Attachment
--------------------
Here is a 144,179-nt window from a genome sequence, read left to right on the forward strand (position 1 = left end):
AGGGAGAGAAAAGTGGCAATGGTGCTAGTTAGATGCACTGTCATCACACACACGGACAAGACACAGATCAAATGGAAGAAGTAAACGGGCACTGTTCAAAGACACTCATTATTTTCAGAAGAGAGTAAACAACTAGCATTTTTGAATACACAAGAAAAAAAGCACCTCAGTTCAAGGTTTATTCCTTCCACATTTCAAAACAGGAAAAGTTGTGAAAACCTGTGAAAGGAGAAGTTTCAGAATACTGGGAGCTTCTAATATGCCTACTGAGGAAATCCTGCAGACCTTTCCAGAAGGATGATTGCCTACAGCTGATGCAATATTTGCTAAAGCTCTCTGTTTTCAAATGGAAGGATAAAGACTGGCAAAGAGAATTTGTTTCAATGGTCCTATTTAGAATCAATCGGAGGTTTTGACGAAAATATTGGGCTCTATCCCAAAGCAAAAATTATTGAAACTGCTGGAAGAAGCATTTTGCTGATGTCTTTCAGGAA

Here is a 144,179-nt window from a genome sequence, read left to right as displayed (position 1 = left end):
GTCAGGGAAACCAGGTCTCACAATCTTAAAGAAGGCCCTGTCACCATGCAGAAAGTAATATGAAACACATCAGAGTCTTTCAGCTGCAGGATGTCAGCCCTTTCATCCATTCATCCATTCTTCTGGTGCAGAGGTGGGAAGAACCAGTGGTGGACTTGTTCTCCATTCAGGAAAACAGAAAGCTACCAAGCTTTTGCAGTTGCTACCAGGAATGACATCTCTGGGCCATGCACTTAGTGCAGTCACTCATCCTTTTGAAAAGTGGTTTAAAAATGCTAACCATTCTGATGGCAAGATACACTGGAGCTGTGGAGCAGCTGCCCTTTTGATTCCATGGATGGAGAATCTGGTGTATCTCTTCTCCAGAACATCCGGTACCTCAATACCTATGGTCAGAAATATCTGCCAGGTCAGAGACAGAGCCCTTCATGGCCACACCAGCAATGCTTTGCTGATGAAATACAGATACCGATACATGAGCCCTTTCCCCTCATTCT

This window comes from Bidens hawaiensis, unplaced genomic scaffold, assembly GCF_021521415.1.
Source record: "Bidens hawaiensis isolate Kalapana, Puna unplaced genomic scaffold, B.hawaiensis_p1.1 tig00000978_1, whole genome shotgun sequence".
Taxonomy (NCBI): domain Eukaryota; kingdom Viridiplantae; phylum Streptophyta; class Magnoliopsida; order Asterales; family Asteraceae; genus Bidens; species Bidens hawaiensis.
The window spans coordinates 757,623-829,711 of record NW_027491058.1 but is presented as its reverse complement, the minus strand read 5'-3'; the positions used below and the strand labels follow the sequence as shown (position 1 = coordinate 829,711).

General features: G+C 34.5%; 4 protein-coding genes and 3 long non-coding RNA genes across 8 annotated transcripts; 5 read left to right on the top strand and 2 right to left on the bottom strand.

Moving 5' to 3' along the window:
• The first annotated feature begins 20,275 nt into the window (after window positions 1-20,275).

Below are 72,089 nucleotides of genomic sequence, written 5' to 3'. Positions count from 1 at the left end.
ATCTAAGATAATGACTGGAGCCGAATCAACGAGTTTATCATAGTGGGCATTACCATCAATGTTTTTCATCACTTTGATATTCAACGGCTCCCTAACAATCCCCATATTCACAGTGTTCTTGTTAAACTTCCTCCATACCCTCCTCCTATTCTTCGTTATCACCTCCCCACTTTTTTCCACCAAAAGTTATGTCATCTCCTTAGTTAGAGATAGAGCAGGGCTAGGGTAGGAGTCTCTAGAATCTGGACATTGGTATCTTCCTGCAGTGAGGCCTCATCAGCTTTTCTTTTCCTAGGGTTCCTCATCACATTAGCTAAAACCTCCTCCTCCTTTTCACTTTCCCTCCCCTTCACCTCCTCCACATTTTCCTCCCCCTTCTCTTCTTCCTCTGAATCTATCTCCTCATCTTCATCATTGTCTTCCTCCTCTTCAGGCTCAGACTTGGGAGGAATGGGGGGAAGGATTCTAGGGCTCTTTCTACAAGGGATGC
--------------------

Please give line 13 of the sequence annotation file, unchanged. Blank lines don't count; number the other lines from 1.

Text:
ATCTAAGATAATGACTGGAGCCGAATCAACGAGTTTATCATAGTGGGCATTACCATCAATGTTTTTCATCACTTTGATATTCAACGGCTCCCTAACAATCCCCATATTCACAGTGTTCTTGTTAAACTTCCTCCATACCCTCCTCCTATTCTTCGTTATCACCTCCCCACTTTTTTCCACCAAAAGTTATGTCATCTCCTTAGTTAGAGATAGAGCAGGGCTAGGGTAGGAGTCTCTAGAATCTGGACATTGGTATCTTCCTGCAGTGAGGCCTCATCAGCTTTTCTTTTCCTAGGGTTCCTCATCACATTAGCTAAAACCTCCTCCTCCTTTTCACTTTCCCTCCCCTTCACCTCCTCCACATTTTCCTCCCCCTTCTCTTCTTCCTCTGAATCTATCTCCTCATCTTCATCATTGTCTTCCTCCTCTTCAGGCTCAGACTTGGGAGGAATGGGGGGAAGGATTCTAGGGCTCTTTCTACAAGGGATGC